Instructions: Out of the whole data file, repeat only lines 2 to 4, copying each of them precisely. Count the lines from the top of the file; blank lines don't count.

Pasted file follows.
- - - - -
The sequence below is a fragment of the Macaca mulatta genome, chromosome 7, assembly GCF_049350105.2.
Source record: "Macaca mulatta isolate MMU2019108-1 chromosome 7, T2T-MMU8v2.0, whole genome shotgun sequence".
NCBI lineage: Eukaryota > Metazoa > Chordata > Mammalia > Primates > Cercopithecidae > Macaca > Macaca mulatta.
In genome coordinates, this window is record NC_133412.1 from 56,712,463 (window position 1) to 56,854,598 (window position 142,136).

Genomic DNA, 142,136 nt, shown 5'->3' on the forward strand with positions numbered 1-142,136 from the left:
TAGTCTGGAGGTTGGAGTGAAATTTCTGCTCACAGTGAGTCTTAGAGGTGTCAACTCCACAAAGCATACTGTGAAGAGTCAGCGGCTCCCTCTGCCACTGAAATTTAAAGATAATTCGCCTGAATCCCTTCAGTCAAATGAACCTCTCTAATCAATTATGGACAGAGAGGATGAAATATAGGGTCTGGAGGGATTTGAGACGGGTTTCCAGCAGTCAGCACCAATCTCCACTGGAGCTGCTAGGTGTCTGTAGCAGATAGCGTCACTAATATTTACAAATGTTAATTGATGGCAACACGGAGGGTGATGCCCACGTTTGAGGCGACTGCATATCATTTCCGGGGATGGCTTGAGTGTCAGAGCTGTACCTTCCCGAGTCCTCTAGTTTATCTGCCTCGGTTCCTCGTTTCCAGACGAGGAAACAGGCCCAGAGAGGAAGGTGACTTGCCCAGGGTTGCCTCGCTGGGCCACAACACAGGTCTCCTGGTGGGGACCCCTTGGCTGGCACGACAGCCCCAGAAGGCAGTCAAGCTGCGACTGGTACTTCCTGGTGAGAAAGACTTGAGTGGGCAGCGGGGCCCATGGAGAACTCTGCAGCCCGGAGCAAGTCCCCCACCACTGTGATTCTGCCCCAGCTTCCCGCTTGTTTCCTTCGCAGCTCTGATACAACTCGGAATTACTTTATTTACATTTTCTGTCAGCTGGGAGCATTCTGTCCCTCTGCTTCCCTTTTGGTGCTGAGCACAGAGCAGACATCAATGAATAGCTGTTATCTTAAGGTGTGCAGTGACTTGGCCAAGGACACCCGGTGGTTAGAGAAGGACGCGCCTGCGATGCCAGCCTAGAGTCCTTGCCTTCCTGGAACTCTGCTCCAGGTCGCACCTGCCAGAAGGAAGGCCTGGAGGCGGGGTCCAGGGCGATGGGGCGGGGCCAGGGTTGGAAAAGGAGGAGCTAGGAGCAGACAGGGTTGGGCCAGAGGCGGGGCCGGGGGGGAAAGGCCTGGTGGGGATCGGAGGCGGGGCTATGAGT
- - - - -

Source record: "Macaca mulatta isolate MMU2019108-1 chromosome 7, T2T-MMU8v2.0, whole genome shotgun sequence".
NCBI lineage: Eukaryota > Metazoa > Chordata > Mammalia > Primates > Cercopithecidae > Macaca > Macaca mulatta.
In genome coordinates, this window is record NC_133412.1 from 56,712,463 (window position 1) to 56,854,598 (window position 142,136).